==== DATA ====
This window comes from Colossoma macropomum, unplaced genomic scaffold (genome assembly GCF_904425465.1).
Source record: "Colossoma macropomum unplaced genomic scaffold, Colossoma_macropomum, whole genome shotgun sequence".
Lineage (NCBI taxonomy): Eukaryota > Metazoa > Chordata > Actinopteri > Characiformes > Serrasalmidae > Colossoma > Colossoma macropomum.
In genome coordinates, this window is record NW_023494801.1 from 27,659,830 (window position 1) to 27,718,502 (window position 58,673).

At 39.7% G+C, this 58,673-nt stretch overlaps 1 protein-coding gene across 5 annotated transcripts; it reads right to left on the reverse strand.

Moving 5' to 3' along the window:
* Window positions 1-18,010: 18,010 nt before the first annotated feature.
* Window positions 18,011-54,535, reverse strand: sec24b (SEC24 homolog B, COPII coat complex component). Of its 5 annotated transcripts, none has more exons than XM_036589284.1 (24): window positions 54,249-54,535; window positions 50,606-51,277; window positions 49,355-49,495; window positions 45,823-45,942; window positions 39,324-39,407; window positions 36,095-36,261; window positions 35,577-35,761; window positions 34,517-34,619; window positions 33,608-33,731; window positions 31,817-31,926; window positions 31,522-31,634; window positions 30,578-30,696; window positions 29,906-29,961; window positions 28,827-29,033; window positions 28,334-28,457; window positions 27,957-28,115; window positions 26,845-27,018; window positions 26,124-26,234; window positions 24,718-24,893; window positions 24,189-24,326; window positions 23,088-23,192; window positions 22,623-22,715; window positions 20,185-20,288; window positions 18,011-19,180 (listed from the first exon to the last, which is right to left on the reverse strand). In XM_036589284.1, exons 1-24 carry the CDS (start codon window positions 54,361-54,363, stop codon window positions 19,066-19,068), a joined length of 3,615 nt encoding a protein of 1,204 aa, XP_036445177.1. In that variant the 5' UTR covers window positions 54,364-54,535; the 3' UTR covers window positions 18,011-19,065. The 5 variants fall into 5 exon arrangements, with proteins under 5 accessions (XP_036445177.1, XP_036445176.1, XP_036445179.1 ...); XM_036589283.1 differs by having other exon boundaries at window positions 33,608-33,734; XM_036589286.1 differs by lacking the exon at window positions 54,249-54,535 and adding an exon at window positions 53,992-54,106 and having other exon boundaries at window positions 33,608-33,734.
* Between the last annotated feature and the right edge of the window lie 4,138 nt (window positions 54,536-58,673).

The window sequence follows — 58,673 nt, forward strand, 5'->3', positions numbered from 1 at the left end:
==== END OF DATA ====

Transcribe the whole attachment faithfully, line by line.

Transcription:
This window comes from Colossoma macropomum, unplaced genomic scaffold (genome assembly GCF_904425465.1).
Source record: "Colossoma macropomum unplaced genomic scaffold, Colossoma_macropomum, whole genome shotgun sequence".
Lineage (NCBI taxonomy): Eukaryota > Metazoa > Chordata > Actinopteri > Characiformes > Serrasalmidae > Colossoma > Colossoma macropomum.
In genome coordinates, this window is record NW_023494801.1 from 27,659,830 (window position 1) to 27,718,502 (window position 58,673).

At 39.7% G+C, this 58,673-nt stretch overlaps 1 protein-coding gene across 5 annotated transcripts; it reads right to left on the reverse strand.

Moving 5' to 3' along the window:
* Window positions 1-18,010: 18,010 nt before the first annotated feature.
* Window positions 18,011-54,535, reverse strand: sec24b (SEC24 homolog B, COPII coat complex component). Of its 5 annotated transcripts, none has more exons than XM_036589284.1 (24): window positions 54,249-54,535; window positions 50,606-51,277; window positions 49,355-49,495; window positions 45,823-45,942; window positions 39,324-39,407; window positions 36,095-36,261; window positions 35,577-35,761; window positions 34,517-34,619; window positions 33,608-33,731; window positions 31,817-31,926; window positions 31,522-31,634; window positions 30,578-30,696; window positions 29,906-29,961; window positions 28,827-29,033; window positions 28,334-28,457; window positions 27,957-28,115; window positions 26,845-27,018; window positions 26,124-26,234; window positions 24,718-24,893; window positions 24,189-24,326; window positions 23,088-23,192; window positions 22,623-22,715; window positions 20,185-20,288; window positions 18,011-19,180 (listed from the first exon to the last, which is right to left on the reverse strand). In XM_036589284.1, exons 1-24 carry the CDS (start codon window positions 54,361-54,363, stop codon window positions 19,066-19,068), a joined length of 3,615 nt encoding a protein of 1,204 aa, XP_036445177.1. In that variant the 5' UTR covers window positions 54,364-54,535; the 3' UTR covers window positions 18,011-19,065. The 5 variants fall into 5 exon arrangements, with proteins under 5 accessions (XP_036445177.1, XP_036445176.1, XP_036445179.1 ...); XM_036589283.1 differs by having other exon boundaries at window positions 33,608-33,734; XM_036589286.1 differs by lacking the exon at window positions 54,249-54,535 and adding an exon at window positions 53,992-54,106 and having other exon boundaries at window positions 33,608-33,734.
* Between the last annotated feature and the right edge of the window lie 4,138 nt (window positions 54,536-58,673).

The window sequence follows — 58,673 nt, forward strand, 5'->3', positions numbered from 1 at the left end: